The Borneo Post (12/02/2023)

THE BORNEO POST with the expert help of Rockwills trustee Bhd, the leading specialist in estate planning having pioneered wills and trust 27 years ago, is publishing a regular Q&A column on estate planning. It will feature questions which readers have in mind but don’t know who to ask.

Question 1: I run a small F&B manufacturing business with less than 10 employees. My wife is not really interested in my business and my children are still very young. What suggestion can you give on my business when I pass away?

Answer: Businesses can be willed away via will or trust depending on your concerns.

A trust can ensure your dependents are financially provided for as fast as possible. Unlike a will, trust does not need to go through the process of probate; hence it can be used immediately to provide for the dependents.

Furthermore, a trust is especially useful for beneficiaries who are minors, as their entitlement cannot be transferred directly to them. With a trust, the trustee can use their entitlements for their living, medical and education expenses.

If the trust is created to continue the business, it should also be reviewed when your children have grown up and are ready to take over your business. Instead of liquidating your business to provide for your children’s financial needs, the trust will then focus on business succession planning.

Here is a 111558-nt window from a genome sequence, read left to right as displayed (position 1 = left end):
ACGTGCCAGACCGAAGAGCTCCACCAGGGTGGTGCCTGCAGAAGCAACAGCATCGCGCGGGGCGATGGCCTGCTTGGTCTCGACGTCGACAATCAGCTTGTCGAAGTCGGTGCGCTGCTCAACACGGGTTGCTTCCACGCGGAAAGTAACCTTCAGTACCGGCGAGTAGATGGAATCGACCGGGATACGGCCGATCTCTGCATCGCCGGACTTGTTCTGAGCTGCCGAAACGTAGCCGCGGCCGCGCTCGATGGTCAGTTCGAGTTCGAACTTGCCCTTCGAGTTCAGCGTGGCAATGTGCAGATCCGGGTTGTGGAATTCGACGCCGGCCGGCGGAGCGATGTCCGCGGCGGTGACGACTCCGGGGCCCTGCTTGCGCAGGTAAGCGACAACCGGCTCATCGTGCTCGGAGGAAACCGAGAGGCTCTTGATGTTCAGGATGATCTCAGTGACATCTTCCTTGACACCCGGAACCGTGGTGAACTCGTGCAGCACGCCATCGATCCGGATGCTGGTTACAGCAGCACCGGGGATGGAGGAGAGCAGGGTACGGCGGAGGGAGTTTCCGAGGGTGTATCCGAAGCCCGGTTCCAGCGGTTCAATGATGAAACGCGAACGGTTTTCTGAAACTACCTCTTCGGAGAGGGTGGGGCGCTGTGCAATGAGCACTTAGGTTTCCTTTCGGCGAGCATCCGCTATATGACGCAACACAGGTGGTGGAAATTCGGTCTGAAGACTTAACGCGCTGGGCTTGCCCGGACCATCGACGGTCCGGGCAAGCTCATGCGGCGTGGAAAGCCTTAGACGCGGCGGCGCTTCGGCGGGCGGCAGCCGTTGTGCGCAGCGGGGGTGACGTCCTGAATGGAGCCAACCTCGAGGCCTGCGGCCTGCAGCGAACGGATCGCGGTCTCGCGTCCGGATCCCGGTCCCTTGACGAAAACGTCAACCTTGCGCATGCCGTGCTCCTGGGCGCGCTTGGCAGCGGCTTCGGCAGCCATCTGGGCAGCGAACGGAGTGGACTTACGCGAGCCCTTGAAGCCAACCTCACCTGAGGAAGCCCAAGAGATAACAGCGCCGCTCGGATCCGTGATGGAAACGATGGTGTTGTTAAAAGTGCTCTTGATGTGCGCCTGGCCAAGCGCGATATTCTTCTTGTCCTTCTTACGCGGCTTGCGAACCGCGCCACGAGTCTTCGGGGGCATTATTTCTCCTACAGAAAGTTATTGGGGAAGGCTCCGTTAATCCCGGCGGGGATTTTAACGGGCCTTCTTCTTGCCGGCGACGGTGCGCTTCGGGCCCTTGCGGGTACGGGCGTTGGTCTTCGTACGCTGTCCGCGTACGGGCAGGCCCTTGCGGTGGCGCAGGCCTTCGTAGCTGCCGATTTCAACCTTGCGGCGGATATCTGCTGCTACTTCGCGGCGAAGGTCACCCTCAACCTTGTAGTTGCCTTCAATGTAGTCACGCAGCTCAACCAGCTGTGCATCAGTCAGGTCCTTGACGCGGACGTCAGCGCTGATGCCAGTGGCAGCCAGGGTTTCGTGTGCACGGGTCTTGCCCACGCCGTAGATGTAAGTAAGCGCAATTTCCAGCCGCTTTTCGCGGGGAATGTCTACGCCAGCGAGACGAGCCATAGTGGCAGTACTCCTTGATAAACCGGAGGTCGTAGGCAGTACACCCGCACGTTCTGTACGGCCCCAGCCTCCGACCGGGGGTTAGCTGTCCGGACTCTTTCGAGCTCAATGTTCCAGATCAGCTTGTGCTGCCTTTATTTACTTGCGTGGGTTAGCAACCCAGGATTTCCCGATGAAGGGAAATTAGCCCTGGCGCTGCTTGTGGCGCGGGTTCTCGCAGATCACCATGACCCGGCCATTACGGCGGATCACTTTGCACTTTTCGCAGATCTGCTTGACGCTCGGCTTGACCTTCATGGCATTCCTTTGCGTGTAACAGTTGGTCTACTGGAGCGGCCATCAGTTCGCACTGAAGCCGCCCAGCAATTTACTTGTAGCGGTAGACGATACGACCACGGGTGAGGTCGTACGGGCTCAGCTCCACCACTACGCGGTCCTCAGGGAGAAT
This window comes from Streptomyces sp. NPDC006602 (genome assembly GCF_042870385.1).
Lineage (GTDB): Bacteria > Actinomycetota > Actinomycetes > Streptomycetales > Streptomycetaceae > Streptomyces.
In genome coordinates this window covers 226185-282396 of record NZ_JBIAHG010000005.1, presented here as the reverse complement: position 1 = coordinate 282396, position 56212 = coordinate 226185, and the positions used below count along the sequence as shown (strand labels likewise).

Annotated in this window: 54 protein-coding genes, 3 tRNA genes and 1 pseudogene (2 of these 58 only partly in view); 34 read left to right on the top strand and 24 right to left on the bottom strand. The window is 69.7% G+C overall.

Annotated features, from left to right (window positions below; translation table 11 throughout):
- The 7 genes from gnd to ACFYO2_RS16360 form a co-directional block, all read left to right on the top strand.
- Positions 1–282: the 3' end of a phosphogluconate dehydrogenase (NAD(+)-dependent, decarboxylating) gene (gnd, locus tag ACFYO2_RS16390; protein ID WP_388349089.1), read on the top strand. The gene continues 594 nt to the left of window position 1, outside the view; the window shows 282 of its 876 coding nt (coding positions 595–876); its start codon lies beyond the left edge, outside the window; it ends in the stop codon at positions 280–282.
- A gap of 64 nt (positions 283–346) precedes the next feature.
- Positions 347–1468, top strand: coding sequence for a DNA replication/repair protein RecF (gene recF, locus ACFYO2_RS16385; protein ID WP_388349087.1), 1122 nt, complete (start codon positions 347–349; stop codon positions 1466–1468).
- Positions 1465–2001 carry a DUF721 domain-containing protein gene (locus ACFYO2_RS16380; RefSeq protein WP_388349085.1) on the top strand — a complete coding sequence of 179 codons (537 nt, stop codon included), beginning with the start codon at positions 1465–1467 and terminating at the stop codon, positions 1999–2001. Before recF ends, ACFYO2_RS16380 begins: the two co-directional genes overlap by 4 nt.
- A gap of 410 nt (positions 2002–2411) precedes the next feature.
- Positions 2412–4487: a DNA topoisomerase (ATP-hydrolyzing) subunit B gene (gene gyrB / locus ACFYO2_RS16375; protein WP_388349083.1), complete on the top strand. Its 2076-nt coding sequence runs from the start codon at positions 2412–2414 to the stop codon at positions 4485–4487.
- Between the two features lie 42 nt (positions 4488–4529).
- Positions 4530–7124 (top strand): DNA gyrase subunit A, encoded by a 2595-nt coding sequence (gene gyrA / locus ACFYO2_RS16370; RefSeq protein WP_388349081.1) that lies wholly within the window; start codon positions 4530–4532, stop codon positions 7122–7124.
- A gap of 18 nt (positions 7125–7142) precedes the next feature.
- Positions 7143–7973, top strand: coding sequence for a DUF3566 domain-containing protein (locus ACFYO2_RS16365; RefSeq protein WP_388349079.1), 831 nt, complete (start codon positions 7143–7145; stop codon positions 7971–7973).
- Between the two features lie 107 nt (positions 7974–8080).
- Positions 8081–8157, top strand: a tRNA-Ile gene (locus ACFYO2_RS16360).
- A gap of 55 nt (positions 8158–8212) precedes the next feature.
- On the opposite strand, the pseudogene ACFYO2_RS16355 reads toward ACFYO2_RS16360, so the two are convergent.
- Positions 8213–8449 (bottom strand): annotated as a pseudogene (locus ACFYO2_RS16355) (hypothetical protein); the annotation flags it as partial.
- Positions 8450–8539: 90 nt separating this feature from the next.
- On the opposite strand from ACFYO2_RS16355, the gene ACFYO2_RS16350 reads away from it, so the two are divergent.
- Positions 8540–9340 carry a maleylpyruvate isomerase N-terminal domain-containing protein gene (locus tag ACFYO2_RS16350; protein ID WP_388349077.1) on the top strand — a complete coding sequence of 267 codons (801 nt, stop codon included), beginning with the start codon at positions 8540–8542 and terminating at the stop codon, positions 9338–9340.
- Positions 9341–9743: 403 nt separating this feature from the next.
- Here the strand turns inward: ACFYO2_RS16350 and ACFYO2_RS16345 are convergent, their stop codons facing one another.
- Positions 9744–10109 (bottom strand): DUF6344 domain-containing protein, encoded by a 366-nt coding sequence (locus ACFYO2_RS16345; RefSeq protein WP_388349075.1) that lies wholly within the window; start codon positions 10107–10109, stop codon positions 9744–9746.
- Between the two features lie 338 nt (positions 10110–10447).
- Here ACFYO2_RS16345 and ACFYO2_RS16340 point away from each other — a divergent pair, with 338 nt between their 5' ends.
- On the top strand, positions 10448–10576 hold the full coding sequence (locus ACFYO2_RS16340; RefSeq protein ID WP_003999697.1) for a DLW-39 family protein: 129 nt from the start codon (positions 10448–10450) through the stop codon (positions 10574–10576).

If you are able to appoint a successor capable of taking over your business, you can set up a trust that holds the business as the trust asset and direct your trustee to appoint the successor. It is not advisable to do so through a will as the time taken for probate may be disruptive for business continuity.

However, if you are unable to pick a successor capable of taking over your business, then we would suggest you to direct your executor or trustee through your will to sell or liquidate your business and use the proceeds to set up a trust to safeguard your dependents when you are no longer around.

Question 2: I have people owing me money, some of them were close friends which I don’t think I’ll press them to pay me back unless I really need the money. They may pay me today, they may pay me 10 years later, but I have no intention of forgetting them. So, my question is, can I give away these debts to my children? Also, what if those friends of mine passed away before they paid me back, can my children get it from their family?

Answer: Yes. The debt owed to you is an asset that your executor can collect. Since it is an asset, you can will it away to your children. However, you should provide proof of such amount owed to you for your executor to recover. Such proof can be a simple letter signed by you and your close friend stating the amount that you have lent to him. If you do not have this, your executor will not be able to prove the existence of the debt to be collected.

Where there is proof of the debt owed to you, even if your friend dies before paying you the amount owed, your executor can claim it from your friend’s estate.

We can see that you are a person who appreciates friendship, hence it is crucial that you appoint an executor who can handle such matters diplomatically and professionally. Otherwise, you should consider appointing a trust company that is specialised in administration of estates.